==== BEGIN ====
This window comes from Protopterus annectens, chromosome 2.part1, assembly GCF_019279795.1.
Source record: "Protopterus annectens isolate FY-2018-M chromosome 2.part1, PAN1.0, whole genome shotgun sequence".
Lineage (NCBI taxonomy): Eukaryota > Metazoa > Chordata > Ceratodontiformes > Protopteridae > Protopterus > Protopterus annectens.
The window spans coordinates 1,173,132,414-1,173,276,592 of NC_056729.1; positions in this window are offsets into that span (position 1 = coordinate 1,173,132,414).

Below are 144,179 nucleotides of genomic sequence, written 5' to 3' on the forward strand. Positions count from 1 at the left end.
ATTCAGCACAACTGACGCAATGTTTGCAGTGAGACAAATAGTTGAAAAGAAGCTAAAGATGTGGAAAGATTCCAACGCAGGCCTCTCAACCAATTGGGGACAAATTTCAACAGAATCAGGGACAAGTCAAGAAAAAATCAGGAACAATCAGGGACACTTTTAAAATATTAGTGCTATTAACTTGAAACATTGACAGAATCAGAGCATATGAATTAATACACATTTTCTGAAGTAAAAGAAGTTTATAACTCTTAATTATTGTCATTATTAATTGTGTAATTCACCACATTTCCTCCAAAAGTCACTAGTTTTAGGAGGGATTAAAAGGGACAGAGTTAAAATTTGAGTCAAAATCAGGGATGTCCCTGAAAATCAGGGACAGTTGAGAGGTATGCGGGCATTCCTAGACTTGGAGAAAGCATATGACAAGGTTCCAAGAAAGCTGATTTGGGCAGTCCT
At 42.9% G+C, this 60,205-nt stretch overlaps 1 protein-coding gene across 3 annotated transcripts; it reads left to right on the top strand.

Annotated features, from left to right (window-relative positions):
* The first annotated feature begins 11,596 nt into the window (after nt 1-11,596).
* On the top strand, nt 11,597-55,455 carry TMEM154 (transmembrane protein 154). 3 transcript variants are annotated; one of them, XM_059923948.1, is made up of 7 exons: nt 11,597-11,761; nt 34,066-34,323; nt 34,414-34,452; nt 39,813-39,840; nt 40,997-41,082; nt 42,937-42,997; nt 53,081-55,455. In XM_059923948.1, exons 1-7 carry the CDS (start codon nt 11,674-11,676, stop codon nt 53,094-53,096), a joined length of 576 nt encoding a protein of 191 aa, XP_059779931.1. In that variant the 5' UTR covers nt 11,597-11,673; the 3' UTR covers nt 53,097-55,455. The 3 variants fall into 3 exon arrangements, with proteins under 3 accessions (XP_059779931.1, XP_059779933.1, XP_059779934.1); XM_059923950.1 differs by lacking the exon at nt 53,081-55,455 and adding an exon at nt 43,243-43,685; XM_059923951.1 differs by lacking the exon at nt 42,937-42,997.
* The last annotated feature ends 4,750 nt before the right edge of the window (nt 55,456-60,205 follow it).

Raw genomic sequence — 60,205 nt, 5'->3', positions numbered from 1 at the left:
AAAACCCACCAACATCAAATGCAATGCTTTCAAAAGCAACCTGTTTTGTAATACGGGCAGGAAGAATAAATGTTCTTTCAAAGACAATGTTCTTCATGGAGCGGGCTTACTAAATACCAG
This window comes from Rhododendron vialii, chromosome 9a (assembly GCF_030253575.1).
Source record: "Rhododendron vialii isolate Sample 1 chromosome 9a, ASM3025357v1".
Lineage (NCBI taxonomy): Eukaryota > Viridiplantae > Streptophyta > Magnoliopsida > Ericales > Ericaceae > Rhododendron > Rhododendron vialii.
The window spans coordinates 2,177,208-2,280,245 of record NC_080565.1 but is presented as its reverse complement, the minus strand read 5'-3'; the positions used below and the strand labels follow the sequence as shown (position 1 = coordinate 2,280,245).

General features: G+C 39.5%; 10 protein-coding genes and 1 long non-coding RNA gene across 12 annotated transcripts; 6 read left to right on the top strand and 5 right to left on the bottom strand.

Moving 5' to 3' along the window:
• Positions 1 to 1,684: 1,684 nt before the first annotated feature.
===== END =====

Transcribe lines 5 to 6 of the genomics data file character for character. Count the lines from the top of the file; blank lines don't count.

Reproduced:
Below are 144,179 nucleotides of genomic sequence, written 5' to 3' on the forward strand. Positions count from 1 at the left end.
ATTCAGCACAACTGACGCAATGTTTGCAGTGAGACAAATAGTTGAAAAGAAGCTAAAGATGTGGAAAGATTCCAACGCAGGCCTCTCAACCAATTGGGGACAAATTTCAACAGAATCAGGGACAAGTCAAGAAAAAATCAGGAACAATCAGGGACACTTTTAAAATATTAGTGCTATTAACTTGAAACATTGACAGAATCAGAGCATATGAATTAATACACATTTTCTGAAGTAAAAGAAGTTTATAACTCTTAATTATTGTCATTATTAATTGTGTAATTCACCACATTTCCTCCAAAAGTCACTAGTTTTAGGAGGGATTAAAAGGGACAGAGTTAAAATTTGAGTCAAAATCAGGGATGTCCCTGAAAATCAGGGACAGTTGAGAGGTATGCGGGCATTCCTAGACTTGGAGAAAGCATATGACAAGGTTCCAAGAAAGCTGATTTGGGCAGTCCT